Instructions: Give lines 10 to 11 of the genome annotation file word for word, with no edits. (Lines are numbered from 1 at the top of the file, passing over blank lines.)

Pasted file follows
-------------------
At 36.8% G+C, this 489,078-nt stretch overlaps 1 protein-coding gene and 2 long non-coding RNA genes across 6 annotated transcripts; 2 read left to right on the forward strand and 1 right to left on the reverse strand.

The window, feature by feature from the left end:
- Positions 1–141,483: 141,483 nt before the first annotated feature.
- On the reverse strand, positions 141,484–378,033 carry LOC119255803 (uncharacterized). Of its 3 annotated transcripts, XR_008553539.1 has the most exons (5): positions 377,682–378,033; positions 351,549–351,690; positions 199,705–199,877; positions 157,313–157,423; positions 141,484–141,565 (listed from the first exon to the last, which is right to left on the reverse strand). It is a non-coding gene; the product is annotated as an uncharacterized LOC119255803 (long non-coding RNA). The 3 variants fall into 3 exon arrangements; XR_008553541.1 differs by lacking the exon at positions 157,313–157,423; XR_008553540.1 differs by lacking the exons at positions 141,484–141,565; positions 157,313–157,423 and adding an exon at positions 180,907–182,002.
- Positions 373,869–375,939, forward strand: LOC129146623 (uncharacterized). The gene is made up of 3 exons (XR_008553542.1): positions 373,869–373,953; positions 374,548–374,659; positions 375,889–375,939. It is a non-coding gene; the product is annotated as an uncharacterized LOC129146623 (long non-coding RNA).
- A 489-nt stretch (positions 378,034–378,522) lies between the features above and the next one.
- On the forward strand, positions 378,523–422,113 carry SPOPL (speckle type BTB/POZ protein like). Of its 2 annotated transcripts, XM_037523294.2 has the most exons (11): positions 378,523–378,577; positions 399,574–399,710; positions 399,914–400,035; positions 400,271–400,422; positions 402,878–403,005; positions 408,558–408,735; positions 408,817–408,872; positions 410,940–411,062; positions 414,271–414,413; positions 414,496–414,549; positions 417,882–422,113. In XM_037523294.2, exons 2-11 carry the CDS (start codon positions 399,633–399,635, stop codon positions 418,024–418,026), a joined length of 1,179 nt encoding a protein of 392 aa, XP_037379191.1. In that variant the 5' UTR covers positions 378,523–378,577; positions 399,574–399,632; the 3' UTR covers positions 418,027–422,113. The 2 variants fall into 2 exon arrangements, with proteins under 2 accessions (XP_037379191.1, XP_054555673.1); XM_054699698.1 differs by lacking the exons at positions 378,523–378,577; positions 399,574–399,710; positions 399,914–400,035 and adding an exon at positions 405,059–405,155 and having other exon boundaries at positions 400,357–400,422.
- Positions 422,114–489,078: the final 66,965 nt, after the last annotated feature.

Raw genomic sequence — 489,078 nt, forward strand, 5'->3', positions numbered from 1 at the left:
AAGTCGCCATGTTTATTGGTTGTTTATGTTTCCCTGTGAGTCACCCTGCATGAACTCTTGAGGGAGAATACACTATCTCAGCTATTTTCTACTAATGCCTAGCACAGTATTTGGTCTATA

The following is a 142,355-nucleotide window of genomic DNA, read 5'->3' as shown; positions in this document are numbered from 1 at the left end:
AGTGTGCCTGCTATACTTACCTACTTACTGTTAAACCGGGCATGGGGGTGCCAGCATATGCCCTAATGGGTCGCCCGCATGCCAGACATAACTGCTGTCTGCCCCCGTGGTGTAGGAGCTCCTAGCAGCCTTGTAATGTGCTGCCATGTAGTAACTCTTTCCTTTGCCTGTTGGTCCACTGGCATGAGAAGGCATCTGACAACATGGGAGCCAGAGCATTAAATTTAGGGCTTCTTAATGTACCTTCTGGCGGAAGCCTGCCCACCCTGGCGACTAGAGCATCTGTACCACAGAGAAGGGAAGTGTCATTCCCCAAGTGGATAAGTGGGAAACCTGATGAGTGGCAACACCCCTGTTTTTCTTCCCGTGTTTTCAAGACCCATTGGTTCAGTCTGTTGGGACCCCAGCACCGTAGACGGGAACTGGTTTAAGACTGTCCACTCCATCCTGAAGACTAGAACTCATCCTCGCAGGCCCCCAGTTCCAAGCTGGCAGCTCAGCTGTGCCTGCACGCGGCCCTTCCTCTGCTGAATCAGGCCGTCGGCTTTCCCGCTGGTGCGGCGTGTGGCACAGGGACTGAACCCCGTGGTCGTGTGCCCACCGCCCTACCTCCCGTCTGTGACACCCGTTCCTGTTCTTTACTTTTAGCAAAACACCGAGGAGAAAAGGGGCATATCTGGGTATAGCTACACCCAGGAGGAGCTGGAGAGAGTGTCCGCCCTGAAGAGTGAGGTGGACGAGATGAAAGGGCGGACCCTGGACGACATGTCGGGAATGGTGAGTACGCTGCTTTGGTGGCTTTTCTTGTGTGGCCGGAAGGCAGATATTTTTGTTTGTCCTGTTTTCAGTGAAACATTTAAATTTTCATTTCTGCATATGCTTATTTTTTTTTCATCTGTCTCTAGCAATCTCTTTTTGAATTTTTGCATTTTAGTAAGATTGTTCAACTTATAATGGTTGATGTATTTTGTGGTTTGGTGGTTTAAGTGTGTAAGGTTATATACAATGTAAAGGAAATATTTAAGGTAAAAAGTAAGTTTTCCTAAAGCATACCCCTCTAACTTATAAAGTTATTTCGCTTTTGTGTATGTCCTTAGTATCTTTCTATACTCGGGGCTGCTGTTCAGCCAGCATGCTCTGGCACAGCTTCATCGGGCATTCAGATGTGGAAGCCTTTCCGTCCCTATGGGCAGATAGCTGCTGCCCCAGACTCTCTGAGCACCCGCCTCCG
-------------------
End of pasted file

AAGTCGCCATGTTTATTGGTTGTTTATGTTTCCCTGTGAGTCACCCTGCATGAACTCTTGAGGGAGAATACACTATCTCAGCTATTTTCTACTAATGCCTAGCACAGTATTTGGTCTATA

The following is a 142,355-nucleotide window of genomic DNA, read 5'->3' as shown; positions in this document are numbered from 1 at the left end: